The EVO uses the Class D NCore module rated at 150 Wpc into 8 ohms, built by the Dutch company Hypex Electronics, which has been in the Class D sector since 2003. The DAC of the EVO 150 operates asynchronously via USB and uses the same Saber ES9018K2M chip used in Mytek’s Liberty DAC, which Art Dudley reviewed in November 2018 Stereophile. He liked.
The EVO 150’s rear panel is a connecting playground: two sets of speaker terminals; preamp and subwoofer outputs; USB connections for both a source (server or computer) and a storage device (flash drive, hard drive or SSD); a pair of balanced analog inputs (XLR); a pair of unbalanced analog inputs (RCA); a pair of moving magnet phono inputs (RCA); three S / PDIF digital inputs (one coaxial, two TosLink); and an HDMI ARC (Audio Return Channel) TV connection so that the EVO can easily handle audio from your TV or other A / V source. Via USB Class 2, the EVO can accept up to 24/384 PCM and DSD256. If you’re streaming from a PC, you’ll need to download a custom driver to access Class 2. If you’re a Windows audio user, you’re probably already familiar with this exercise.
Installation and configuration
The EVO came well packaged and in a double box. Sliding it out of its burlap sleeve, what I initially mistook for the top plate shine was instead a stiff, semi-gloss instruction sheet that promised I would “listen in one.” no time ”. It describes five easy steps, four of which are unboxing the EVO and downloading the StreamMagic app. The other step, sandwiched in the middle of the other four, shows how to plug the EVO: into the speakers, into the electrical outlet, into the Ethernet jack. I asked myself and hoped: can life really be that simple? It was.
My EVO 150 came with the walnut side panels that would have been inspired by the company’s P40 integrated amplifier. Do you prefer black side panels to match the rest of the frame color? Just replace the walnut panels? are they magnetic? for corrugated panels in Richlite, a material composed mainly of recycled paper; both are included in the box. I found both sets to be attractive.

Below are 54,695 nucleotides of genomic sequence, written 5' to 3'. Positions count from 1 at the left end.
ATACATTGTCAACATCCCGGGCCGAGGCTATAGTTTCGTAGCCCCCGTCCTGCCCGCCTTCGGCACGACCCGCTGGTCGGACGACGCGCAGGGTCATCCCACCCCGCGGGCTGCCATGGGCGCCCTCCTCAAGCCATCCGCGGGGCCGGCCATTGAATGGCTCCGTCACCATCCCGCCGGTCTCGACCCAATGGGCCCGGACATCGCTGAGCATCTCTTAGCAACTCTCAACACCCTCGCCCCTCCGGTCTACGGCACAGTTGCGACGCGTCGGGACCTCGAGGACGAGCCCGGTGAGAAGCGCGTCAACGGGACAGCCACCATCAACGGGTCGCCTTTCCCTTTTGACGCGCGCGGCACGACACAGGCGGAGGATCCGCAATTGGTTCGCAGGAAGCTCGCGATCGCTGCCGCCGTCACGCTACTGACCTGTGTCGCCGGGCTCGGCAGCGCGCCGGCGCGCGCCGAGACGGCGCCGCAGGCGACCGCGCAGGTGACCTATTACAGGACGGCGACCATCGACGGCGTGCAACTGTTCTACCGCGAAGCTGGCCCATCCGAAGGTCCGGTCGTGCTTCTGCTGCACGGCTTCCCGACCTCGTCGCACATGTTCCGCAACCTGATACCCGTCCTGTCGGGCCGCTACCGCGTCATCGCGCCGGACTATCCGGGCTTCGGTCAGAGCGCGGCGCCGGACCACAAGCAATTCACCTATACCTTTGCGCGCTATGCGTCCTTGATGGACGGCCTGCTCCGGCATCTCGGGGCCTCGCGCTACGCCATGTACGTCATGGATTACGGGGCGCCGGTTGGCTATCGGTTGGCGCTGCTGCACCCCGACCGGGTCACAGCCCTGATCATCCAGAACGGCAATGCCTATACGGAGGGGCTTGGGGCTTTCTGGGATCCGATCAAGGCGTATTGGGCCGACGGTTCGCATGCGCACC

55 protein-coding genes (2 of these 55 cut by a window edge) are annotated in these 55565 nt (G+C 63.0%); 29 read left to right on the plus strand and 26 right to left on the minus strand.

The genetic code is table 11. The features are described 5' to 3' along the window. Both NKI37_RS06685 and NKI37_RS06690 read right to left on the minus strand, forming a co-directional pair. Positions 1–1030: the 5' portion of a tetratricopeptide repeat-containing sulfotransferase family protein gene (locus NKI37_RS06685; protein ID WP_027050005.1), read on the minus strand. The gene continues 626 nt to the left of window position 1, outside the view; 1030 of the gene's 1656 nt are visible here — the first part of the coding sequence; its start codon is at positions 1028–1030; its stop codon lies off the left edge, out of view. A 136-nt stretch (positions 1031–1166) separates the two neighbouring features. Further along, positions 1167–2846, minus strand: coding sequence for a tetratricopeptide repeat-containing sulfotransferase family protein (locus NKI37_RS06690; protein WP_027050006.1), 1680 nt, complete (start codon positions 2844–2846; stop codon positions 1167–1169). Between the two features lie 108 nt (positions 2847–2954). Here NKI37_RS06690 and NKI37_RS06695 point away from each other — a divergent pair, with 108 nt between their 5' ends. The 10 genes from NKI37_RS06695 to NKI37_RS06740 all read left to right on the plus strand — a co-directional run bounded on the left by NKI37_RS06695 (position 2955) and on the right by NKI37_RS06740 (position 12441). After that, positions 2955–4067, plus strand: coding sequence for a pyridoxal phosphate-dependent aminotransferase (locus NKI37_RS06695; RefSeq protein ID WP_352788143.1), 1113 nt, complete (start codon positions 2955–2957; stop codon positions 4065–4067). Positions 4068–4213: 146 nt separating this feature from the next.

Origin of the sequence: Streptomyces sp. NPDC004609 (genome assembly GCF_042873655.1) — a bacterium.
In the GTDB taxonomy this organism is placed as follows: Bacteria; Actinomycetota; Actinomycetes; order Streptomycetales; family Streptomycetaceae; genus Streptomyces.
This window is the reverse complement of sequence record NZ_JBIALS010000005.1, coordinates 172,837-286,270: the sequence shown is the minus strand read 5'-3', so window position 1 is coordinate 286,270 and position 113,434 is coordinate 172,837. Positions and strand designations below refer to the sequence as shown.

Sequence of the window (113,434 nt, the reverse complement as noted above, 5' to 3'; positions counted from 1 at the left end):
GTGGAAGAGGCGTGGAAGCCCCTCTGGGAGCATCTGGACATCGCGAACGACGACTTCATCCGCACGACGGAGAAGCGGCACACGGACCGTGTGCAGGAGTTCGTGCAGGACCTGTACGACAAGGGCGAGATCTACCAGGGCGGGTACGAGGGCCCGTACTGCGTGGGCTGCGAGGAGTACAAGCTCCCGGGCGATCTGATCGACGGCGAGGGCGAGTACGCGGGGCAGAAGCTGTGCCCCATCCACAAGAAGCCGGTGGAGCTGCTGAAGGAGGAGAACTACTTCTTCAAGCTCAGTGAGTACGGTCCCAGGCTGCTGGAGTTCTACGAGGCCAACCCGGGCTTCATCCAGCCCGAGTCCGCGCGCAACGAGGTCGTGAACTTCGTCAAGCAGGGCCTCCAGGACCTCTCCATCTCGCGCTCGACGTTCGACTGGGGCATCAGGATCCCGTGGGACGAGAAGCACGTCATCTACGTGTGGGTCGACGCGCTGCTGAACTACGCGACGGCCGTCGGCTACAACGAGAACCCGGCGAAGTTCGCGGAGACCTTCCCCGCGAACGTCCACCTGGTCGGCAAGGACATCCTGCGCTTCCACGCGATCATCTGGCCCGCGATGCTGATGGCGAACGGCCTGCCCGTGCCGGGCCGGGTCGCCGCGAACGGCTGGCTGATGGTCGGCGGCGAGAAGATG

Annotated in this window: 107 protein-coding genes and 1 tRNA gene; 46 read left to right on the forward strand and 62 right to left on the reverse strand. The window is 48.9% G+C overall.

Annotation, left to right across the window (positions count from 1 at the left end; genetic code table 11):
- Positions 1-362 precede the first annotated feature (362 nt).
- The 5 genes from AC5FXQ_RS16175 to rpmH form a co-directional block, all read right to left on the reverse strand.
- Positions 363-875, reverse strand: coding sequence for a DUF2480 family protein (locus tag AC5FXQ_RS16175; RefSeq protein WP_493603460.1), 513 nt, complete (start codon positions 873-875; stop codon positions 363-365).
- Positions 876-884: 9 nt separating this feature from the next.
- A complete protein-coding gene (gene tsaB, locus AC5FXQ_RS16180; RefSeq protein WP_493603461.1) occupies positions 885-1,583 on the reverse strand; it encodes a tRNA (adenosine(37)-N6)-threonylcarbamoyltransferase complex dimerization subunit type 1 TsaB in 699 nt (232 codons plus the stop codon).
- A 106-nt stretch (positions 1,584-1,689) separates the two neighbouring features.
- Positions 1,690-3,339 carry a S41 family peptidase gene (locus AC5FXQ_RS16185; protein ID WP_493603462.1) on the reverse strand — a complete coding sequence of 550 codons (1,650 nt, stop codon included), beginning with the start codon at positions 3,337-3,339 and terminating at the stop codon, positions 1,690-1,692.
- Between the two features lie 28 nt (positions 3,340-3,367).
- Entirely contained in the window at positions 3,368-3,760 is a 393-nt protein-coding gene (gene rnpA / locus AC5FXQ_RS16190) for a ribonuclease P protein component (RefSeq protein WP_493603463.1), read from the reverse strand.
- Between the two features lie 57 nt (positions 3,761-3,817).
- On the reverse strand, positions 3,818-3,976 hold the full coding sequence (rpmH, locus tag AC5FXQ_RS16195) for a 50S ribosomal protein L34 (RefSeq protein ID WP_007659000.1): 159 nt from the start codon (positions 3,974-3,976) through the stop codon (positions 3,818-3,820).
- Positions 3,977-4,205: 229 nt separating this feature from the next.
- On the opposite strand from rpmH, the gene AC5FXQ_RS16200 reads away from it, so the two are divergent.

Seeing the EVO for the first time with its walnut accents and oversized, jewel-like volume and source selector, my son, who watched me extract the EVO from its pouch, exclaimed: “Hey, that’s pretty. !” This made.
The EVO aesthetic extends to the remote, a satisfyingly heavy metal remote with a well-equipped and well-organized push-button layout. I was glad it came with batteries; When I was young, I was marked by the “batteries not included” period in toy history (footnote 1). I was forced to download the full manual ?? it was not in the box ?? but then it is a Diffusion DAC: it is intended to extract data from the internet, so no surprise.
Using the simple and clear instructions in the quick start guide, I hooked up the EVO. When its widescreen came to life with big, bold letters engraved on it, I decided it was the most visually striking screen I’d seen on an audio product? like the volume knob that turns on the right side of the screen. I felt lucky.
What could be better than unboxing new equipment? Listening! No sooner had I downloaded the StreamMagic app to my phone and selected the pre-listed American Roots radio station than I was listening to Colter Wall, George Jones and Brent Cobb singing “Plain to See Plainsman”, “The Door” and ” Black Crow, “respectively. I knew then that the EVO was a product according to my heart, bearer of good taste and diffuser of a mythical musical culture.
Footnote 1: Who was not ???Jim austin